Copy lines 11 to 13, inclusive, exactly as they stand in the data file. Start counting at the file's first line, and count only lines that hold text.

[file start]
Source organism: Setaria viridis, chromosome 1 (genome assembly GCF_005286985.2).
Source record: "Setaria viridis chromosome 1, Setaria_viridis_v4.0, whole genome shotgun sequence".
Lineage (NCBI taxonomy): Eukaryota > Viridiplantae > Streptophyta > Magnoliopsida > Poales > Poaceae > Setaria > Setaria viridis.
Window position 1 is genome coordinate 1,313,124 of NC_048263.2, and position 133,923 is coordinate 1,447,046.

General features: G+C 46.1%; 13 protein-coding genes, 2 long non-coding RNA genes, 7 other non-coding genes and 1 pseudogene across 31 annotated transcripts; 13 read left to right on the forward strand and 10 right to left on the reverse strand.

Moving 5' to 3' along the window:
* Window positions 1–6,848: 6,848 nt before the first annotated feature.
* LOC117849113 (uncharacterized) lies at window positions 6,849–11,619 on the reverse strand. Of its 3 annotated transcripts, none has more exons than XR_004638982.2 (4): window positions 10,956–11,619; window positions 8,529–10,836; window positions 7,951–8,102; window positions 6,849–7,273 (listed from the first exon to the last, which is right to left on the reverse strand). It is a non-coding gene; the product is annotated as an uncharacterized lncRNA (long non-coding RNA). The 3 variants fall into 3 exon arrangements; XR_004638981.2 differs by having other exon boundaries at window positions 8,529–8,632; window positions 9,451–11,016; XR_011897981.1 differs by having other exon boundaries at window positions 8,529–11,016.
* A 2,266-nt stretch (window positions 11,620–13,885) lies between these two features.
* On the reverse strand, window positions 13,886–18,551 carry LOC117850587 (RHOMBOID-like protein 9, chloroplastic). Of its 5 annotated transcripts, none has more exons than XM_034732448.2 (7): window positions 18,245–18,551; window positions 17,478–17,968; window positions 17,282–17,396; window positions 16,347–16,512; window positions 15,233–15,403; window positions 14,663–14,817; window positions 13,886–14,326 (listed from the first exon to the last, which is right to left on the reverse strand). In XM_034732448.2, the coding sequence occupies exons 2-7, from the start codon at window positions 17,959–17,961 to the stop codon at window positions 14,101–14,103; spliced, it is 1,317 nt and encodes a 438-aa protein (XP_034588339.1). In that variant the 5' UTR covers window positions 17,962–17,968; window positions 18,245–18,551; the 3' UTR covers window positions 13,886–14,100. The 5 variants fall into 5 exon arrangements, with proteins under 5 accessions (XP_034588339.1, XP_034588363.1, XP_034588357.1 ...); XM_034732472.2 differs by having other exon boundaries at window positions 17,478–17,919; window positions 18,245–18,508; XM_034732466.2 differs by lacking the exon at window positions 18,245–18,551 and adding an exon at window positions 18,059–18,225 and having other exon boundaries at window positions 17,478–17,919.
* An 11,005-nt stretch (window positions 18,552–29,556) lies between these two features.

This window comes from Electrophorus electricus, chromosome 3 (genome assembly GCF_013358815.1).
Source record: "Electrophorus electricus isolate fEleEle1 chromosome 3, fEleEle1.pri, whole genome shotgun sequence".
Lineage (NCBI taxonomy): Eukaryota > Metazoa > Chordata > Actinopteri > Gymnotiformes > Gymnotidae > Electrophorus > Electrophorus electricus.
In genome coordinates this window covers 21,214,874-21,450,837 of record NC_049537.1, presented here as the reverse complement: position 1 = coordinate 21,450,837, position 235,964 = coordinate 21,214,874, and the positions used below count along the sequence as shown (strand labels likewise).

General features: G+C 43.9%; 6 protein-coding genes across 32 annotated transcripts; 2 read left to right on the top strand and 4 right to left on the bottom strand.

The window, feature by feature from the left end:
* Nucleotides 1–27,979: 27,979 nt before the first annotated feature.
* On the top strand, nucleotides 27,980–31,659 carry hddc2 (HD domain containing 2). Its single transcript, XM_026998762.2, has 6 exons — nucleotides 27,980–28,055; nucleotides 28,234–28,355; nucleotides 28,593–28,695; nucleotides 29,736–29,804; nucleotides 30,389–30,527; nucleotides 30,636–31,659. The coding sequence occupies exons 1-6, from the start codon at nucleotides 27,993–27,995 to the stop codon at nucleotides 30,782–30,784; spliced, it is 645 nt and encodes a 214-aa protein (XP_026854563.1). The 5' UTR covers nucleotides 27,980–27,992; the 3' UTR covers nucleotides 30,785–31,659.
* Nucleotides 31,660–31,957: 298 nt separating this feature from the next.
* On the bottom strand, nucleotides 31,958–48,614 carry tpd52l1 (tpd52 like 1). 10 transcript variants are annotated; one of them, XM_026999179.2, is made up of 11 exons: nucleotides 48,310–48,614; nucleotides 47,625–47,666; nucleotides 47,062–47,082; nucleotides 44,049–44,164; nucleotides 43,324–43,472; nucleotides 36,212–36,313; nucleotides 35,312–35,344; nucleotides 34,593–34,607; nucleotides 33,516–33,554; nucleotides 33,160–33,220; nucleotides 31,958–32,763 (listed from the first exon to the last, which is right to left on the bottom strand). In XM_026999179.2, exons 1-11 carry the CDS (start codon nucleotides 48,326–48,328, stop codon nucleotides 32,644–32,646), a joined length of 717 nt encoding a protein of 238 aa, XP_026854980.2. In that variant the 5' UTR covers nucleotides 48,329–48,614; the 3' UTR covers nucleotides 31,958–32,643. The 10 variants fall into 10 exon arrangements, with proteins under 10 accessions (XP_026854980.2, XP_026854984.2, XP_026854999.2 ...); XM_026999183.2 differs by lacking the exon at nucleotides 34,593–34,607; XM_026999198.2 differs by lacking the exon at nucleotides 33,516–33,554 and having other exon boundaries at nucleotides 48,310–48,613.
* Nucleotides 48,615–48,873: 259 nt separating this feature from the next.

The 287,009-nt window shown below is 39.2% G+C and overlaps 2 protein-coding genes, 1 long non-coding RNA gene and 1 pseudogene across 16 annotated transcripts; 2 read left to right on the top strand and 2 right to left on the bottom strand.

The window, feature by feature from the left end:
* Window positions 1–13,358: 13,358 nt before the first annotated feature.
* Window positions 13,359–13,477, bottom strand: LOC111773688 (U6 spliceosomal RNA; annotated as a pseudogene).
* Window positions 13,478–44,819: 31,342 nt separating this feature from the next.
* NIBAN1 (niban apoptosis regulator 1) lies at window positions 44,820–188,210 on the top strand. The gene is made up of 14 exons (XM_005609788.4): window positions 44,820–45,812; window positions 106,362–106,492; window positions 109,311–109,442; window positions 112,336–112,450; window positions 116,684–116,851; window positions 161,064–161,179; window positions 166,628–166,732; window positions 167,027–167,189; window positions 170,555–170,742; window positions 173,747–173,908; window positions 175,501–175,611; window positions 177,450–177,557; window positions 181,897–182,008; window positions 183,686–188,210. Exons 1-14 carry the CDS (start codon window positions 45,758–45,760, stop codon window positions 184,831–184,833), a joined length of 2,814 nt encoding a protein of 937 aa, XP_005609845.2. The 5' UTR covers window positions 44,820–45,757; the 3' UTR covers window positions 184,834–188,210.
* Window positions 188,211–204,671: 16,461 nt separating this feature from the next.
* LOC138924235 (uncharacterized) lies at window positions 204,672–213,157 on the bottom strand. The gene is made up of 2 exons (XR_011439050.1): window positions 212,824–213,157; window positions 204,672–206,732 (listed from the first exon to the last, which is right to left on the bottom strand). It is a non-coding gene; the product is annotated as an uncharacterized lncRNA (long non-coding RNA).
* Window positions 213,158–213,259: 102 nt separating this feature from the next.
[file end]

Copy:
* An 11,005-nt stretch (window positions 18,552–29,556) lies between these two features.

This window comes from Electrophorus electricus, chromosome 3 (genome assembly GCF_013358815.1).
Source record: "Electrophorus electricus isolate fEleEle1 chromosome 3, fEleEle1.pri, whole genome shotgun sequence".